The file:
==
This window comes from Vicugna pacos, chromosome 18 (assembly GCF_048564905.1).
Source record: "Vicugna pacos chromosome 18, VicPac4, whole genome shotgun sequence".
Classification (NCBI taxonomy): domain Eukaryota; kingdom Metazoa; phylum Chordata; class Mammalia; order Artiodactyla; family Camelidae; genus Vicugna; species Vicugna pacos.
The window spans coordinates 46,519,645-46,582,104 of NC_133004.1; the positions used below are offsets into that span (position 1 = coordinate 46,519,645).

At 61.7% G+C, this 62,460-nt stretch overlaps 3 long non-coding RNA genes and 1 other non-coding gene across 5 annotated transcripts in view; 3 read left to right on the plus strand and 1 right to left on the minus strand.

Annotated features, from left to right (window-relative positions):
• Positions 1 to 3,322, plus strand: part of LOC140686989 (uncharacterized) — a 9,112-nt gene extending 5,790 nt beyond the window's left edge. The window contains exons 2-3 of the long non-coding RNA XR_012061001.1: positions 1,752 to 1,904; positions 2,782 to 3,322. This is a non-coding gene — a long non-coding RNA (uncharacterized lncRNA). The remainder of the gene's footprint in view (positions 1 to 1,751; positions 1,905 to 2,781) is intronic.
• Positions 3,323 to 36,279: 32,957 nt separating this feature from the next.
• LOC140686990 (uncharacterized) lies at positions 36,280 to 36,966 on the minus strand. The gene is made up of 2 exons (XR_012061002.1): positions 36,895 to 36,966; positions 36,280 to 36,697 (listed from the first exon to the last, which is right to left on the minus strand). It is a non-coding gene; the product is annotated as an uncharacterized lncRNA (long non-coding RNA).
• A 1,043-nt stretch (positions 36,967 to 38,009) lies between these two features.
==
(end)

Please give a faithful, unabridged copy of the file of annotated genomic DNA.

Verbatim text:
This window comes from Vicugna pacos, chromosome 18 (assembly GCF_048564905.1).
Source record: "Vicugna pacos chromosome 18, VicPac4, whole genome shotgun sequence".
Classification (NCBI taxonomy): domain Eukaryota; kingdom Metazoa; phylum Chordata; class Mammalia; order Artiodactyla; family Camelidae; genus Vicugna; species Vicugna pacos.
The window spans coordinates 46,519,645-46,582,104 of NC_133004.1; the positions used below are offsets into that span (position 1 = coordinate 46,519,645).

At 61.7% G+C, this 62,460-nt stretch overlaps 3 long non-coding RNA genes and 1 other non-coding gene across 5 annotated transcripts in view; 3 read left to right on the plus strand and 1 right to left on the minus strand.

Annotated features, from left to right (window-relative positions):
• Positions 1 to 3,322, plus strand: part of LOC140686989 (uncharacterized) — a 9,112-nt gene extending 5,790 nt beyond the window's left edge. The window contains exons 2-3 of the long non-coding RNA XR_012061001.1: positions 1,752 to 1,904; positions 2,782 to 3,322. This is a non-coding gene — a long non-coding RNA (uncharacterized lncRNA). The remainder of the gene's footprint in view (positions 1 to 1,751; positions 1,905 to 2,781) is intronic.
• Positions 3,323 to 36,279: 32,957 nt separating this feature from the next.
• LOC140686990 (uncharacterized) lies at positions 36,280 to 36,966 on the minus strand. The gene is made up of 2 exons (XR_012061002.1): positions 36,895 to 36,966; positions 36,280 to 36,697 (listed from the first exon to the last, which is right to left on the minus strand). It is a non-coding gene; the product is annotated as an uncharacterized lncRNA (long non-coding RNA).
• A 1,043-nt stretch (positions 36,967 to 38,009) lies between these two features.